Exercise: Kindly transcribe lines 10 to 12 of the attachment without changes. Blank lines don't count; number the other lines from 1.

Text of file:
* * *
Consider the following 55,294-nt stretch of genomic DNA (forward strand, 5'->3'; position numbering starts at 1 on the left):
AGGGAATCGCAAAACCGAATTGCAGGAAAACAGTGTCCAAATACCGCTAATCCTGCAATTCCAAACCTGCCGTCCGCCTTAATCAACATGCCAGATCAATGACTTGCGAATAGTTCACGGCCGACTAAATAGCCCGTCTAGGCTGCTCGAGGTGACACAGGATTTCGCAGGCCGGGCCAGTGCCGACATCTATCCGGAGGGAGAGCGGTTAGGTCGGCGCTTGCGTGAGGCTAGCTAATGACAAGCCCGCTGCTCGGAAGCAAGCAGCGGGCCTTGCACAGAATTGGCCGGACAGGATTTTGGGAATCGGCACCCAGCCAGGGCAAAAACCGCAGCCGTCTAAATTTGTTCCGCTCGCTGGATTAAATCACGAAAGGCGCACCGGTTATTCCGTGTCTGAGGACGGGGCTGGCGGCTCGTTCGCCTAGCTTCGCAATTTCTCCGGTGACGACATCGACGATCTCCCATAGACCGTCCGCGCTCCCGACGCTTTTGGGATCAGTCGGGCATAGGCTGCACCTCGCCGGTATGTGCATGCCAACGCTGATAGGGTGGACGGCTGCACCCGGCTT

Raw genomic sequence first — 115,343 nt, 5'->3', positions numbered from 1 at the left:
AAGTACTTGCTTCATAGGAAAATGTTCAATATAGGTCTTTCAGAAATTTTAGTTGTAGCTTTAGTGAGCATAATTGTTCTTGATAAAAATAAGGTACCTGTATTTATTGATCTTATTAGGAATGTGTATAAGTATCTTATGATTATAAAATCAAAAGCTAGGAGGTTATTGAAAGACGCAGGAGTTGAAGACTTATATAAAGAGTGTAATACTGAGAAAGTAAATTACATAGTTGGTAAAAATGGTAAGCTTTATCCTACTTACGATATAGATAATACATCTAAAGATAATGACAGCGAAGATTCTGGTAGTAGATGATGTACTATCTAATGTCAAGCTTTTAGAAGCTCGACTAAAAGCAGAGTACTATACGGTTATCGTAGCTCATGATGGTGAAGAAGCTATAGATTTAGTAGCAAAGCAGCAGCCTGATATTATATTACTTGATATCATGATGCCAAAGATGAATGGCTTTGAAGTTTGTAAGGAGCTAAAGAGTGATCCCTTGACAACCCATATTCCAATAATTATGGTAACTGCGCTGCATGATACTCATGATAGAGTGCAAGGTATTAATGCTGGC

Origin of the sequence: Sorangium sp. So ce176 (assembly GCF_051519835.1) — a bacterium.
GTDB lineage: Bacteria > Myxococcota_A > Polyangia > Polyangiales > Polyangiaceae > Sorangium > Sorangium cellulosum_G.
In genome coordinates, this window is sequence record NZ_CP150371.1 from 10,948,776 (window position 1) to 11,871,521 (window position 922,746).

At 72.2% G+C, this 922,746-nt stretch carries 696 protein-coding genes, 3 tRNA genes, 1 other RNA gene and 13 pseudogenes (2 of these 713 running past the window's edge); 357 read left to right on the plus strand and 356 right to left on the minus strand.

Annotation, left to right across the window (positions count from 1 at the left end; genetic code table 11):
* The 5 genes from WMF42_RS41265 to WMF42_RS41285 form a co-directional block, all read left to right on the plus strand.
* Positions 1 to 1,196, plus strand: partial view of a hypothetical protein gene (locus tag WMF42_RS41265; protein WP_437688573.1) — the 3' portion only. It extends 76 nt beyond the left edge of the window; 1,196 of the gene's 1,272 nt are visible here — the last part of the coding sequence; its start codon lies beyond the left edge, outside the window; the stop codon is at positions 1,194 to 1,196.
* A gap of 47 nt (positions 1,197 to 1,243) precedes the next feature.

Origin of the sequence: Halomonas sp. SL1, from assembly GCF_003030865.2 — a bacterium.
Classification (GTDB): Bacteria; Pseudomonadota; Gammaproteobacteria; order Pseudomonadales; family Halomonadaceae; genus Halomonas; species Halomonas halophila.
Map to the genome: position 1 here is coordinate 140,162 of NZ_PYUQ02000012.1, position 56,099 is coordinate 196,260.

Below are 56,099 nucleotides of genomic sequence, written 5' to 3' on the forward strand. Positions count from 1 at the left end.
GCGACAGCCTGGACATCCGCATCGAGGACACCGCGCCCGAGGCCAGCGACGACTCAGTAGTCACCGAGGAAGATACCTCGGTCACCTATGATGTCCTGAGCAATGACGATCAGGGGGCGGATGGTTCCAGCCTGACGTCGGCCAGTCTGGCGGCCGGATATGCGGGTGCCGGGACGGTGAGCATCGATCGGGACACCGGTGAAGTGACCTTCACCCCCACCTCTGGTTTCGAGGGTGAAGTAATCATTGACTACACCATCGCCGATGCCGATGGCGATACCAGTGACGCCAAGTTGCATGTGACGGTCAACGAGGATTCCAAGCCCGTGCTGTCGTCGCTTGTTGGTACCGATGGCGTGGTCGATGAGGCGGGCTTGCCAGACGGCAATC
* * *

* The 5 genes from WMF42_RS41265 to WMF42_RS41285 form a co-directional block, all read left to right on the plus strand.
* Positions 1 to 1,196, plus strand: partial view of a hypothetical protein gene (locus tag WMF42_RS41265; protein WP_437688573.1) — the 3' portion only. It extends 76 nt beyond the left edge of the window; 1,196 of the gene's 1,272 nt are visible here — the last part of the coding sequence; its start codon lies beyond the left edge, outside the window; the stop codon is at positions 1,194 to 1,196.
* A gap of 47 nt (positions 1,197 to 1,243) precedes the next feature.